[Note 2] Having been placed on probation for a "sex offense," the defendant was required to wear a "global positioning system device" (GPS) as a condition of his probation. See G. L. c. 265, § 47.
[Note 3] The GPS monitoring device includes an unremovable ankle bracelet; a GPS cellular telephone, which must be kept within ten feet of the ankle bracelet at all times; and a "docking port" used to charge the cellular telephone. The docking port ordinarily requires a telephone line to recharge the cellular telephone. The probation department also has available GPS monitoring devices that allow the cellular telephone to be charged by means of an electrical outlet.
[Note 4] The chief probation officer advised the judge that at 7 A.M. the defendant reports to an electronic monitoring (ELMO) office, that is open seven days a week, to recharge the GPS device. However, at oral argument, counsel for the defendant represented that the arrangement is different from what is indicated in the record. She stated that the defendant was provided with two GPS extended battery monitoring devices, so that while he is wearing one, the other is charging at the ELMO office.
[Note 5] Among other witnesses, a director of the New England Center for Homeless Veterans (NECHV) and the director of development at St. Francis House (one of the largest shelters in New England), testified that no homeless shelters in Massachusetts are presently able to facilitate the electrical (or telephone line) requirements of the probation department's GPS monitoring devices.
[Note 6] The defendant's daughter was willing to allow the defendant to live in her home, but that was unacceptable under the terms of his probation because she has children under the age of eighteen years living there as well. A sister lived out of the country. His brother lived in Michigan, where the probation department advised that the defendant would not likely be accepted as a probationer. There was also testimony from the director of development at St. Francis House (to whom the probation department had referred the defendant) who had been working with the defendant on obtaining alternative housing and employment. He testified that the defendant was on waiting lists both for housing and a rehabilitation program.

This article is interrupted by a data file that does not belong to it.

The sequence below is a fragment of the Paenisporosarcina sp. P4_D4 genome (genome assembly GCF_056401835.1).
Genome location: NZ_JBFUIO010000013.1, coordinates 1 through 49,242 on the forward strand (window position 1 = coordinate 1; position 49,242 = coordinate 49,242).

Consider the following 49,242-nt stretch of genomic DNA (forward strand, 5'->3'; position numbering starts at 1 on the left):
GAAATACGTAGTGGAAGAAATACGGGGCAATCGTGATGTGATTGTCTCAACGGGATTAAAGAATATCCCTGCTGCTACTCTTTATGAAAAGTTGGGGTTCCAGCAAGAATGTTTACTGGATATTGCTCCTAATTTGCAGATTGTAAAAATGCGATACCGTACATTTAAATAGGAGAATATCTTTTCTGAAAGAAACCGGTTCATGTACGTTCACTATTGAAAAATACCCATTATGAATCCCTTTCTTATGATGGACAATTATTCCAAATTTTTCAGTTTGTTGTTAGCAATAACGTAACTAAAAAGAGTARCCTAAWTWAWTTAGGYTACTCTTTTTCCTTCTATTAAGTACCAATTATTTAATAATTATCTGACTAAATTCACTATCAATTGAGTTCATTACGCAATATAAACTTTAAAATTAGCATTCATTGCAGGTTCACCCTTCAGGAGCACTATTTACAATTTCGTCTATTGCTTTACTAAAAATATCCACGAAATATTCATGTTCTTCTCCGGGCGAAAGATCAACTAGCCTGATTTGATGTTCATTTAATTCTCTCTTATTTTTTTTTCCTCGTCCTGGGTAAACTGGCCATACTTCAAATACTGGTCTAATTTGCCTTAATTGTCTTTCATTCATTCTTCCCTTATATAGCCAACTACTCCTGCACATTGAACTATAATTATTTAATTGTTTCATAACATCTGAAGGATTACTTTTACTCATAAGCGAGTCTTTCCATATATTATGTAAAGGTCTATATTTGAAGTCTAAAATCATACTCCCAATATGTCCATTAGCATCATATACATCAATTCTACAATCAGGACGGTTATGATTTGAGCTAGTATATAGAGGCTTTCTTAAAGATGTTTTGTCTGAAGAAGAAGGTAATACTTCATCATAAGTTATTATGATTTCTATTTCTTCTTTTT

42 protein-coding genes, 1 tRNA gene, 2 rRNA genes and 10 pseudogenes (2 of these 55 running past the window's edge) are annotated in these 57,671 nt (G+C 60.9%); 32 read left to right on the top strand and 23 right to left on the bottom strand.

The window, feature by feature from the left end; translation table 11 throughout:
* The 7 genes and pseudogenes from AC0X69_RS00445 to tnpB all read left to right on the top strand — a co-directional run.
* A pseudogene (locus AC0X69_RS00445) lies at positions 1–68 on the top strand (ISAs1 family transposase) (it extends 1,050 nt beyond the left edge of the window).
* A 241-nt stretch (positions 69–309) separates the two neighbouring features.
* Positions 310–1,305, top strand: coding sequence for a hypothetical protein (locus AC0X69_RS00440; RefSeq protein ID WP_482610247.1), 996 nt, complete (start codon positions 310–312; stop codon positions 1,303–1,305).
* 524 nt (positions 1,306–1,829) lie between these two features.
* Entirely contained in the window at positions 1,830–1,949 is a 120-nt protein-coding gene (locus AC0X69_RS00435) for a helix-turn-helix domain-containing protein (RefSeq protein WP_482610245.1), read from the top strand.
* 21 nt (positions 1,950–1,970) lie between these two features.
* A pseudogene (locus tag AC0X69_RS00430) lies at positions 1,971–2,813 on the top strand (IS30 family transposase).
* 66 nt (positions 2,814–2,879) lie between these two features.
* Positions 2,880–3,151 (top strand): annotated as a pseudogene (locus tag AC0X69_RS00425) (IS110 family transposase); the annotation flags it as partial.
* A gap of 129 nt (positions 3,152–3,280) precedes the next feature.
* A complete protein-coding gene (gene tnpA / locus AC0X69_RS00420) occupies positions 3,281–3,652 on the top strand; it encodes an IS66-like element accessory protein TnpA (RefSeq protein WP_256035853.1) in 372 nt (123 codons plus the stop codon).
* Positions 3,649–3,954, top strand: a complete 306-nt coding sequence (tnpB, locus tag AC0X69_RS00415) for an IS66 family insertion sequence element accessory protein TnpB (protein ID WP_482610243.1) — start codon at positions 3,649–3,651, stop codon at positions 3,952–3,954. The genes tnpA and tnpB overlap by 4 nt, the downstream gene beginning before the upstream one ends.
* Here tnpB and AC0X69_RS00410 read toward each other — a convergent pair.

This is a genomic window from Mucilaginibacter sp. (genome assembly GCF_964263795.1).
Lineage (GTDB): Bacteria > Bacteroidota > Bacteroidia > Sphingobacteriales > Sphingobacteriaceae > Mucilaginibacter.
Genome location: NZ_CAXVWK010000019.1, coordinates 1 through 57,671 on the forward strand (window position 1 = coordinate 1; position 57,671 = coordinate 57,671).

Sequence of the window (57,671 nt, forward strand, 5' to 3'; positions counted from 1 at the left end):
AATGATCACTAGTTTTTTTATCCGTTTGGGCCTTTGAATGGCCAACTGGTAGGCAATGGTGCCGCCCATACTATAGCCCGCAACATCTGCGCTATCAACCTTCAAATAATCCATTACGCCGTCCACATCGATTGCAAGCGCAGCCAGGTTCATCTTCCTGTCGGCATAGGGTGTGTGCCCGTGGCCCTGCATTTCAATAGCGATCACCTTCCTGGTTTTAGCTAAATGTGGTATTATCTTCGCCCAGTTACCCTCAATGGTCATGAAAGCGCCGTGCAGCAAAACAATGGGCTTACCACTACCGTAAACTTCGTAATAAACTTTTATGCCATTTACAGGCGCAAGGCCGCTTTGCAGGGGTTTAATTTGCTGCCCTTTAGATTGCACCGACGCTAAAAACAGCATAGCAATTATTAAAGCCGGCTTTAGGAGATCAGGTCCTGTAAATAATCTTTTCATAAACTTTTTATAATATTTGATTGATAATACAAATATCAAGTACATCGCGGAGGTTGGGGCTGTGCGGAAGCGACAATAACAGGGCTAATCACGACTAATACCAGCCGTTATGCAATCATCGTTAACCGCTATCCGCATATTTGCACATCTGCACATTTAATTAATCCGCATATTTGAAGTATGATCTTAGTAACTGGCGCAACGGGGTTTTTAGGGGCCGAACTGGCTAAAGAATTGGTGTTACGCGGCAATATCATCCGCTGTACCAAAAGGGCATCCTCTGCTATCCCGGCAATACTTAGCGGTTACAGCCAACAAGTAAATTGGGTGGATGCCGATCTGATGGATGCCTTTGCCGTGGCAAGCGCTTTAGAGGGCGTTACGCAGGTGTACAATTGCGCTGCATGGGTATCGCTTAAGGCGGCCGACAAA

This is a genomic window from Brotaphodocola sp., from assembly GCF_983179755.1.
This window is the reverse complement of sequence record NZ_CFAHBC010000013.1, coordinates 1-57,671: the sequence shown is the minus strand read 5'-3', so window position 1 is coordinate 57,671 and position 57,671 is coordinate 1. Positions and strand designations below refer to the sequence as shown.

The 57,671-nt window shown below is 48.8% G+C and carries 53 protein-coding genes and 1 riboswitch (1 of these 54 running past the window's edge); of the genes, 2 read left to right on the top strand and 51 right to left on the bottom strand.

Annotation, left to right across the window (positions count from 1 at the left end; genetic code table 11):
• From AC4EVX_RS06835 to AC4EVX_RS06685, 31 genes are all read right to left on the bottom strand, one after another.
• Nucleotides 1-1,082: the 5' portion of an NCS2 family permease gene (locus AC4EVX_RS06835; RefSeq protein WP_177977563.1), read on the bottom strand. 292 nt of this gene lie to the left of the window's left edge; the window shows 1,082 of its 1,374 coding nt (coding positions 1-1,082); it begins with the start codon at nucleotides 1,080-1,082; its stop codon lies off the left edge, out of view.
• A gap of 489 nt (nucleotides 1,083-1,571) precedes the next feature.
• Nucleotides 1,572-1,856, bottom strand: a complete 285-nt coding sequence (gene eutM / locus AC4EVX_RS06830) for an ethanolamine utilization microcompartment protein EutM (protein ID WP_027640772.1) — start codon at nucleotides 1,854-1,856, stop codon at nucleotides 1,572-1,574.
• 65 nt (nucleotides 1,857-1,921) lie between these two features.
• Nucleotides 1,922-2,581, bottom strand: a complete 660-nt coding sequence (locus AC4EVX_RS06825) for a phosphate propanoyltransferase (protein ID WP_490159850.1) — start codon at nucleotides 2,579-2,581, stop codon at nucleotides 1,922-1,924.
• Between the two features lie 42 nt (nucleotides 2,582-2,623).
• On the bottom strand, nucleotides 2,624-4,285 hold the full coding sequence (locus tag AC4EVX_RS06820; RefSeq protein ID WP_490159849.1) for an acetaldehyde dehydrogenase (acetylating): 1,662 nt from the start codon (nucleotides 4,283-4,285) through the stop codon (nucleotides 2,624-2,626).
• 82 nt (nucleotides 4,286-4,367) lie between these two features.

[Note 7] The defendant called counsellors from NECHV and the Job Net Career Center in Boston, with whom he had worked to find employment. In addition to describing those efforts, these witnesses provided substantial evidence about the extraordinary obstacles facing sex offenders attempting to secure employment.
[Note 8] There was substantial evidence to this effect presented through the testimony of witnesses at the defendant's violation hearing. See also Many Sex Offenders End up at Shelters: Some Say State Should Help House Ex-Inmates, Boston Globe, June 18, 2007, at B1, which was admitted in evidence at the hearing and reported that sixty-five per cent of level 3 sex offenders live in homeless shelters. It has been more recently reported that as many as seventy-four per cent of the level 3 sex offenders registered in Boston are living in homeless shelters. Sex Offender Ban Sought for Homeless Shelters, Boston Globe, Nov. 18, 2008, at A1.
[Note 9] General Laws c. 265, § 47, makes as a requirement of probation for a sex offense that the probationer "wear a global positioning system device, or any comparable device administered by the commissioner of probation" (emphasis added). The probation department must bear some of the burden, as it eventually did in this case, of making devices available to those whose circumstances make it nearly impossible for them otherwise to comply with this statutory condition of probation. Part of the solution to the larger problem may lie in the realm of improved or alternative technologies and equipment, and we would expect the commissioner to explore such improvements in an effort to maximize public protection, and minimize the effect of such measures on the successful reintegration of offenders into society.
[Note 10] Throughout the proceedings, the judge was both dismissive and condescending in her treatment of defense counsel, the evidence ably presented on the defendant's behalf, and the defendant's circumstances. Such demeanor creates an unacceptable appearance of bias and partiality.